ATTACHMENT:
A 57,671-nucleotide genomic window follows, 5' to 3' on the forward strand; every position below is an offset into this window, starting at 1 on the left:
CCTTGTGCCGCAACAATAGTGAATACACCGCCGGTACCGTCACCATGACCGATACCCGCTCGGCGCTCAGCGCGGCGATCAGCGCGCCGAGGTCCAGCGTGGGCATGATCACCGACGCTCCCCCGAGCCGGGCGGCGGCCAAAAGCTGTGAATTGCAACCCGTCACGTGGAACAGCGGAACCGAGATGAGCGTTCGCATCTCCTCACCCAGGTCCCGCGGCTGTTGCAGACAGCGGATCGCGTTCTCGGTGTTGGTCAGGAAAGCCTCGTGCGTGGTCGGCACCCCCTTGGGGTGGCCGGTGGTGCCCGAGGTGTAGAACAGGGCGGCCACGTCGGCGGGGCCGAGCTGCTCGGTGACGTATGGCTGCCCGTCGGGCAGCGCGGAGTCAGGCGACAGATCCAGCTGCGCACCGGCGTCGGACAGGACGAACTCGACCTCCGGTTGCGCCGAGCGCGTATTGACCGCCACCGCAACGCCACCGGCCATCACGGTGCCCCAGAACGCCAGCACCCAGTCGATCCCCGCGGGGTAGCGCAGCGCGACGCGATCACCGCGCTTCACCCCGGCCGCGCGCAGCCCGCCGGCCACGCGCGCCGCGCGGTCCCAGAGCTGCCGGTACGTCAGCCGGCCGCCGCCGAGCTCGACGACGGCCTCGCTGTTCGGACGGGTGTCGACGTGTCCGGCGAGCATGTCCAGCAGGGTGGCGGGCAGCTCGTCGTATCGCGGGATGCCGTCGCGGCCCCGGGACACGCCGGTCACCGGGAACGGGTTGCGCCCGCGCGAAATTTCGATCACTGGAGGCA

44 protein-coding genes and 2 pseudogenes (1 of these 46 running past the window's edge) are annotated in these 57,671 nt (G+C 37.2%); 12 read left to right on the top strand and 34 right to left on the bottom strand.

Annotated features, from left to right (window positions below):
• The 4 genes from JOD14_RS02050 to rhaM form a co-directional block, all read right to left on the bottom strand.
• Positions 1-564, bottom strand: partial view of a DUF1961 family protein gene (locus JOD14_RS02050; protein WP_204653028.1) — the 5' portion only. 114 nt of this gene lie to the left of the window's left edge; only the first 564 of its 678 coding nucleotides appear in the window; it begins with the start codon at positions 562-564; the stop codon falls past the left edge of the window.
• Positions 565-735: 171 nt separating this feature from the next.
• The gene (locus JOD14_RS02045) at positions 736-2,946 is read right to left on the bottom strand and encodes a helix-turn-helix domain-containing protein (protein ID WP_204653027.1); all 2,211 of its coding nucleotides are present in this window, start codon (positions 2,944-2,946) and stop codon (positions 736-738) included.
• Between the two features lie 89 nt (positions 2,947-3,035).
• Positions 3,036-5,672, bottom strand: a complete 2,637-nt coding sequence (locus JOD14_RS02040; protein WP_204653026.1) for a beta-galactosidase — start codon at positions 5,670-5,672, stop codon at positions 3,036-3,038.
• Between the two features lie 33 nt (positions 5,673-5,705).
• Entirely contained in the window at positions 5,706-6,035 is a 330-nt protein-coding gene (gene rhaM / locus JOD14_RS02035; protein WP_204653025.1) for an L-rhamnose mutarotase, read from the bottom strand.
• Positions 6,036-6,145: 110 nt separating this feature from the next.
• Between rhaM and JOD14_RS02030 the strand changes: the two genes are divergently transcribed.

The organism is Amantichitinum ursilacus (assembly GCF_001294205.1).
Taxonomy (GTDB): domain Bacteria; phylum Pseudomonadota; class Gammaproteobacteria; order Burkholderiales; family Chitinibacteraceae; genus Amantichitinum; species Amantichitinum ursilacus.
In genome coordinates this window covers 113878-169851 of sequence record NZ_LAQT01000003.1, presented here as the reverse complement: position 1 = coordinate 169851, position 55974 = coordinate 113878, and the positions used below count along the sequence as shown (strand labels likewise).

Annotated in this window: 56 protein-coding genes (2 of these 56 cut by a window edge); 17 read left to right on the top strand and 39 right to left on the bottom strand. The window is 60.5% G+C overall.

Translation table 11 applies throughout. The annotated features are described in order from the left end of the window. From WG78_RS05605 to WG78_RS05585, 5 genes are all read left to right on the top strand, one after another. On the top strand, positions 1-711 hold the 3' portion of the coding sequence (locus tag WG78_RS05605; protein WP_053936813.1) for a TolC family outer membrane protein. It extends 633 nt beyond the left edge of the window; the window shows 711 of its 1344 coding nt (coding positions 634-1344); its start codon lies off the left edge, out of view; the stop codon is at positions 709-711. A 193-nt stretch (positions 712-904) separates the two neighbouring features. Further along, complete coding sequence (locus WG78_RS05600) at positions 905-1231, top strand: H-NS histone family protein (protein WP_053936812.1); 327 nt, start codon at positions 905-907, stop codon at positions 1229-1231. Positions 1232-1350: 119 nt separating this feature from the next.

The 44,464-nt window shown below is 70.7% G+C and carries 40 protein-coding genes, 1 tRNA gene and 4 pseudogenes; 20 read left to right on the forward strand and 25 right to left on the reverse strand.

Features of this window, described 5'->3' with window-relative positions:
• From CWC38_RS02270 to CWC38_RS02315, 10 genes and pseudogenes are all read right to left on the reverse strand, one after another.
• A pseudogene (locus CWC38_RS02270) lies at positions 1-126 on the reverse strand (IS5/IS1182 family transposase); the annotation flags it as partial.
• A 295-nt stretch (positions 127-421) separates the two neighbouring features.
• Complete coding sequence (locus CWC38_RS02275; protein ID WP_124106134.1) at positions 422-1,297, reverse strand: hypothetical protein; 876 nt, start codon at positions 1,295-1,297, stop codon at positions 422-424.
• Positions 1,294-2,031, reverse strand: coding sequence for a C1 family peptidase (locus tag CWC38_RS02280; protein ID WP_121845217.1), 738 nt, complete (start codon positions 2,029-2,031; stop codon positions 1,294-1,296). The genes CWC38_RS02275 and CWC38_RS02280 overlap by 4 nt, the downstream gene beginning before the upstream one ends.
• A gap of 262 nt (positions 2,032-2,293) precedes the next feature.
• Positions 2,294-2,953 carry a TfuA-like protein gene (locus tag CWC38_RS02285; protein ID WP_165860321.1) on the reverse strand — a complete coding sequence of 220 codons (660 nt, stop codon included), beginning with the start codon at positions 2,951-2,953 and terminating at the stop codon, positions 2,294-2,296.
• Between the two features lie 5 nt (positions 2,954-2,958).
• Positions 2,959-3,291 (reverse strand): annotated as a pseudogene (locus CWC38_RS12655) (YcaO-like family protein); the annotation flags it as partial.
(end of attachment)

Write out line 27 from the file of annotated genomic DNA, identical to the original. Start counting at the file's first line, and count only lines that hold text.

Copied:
• A gap of 262 nt (positions 2,032-2,293) precedes the next feature.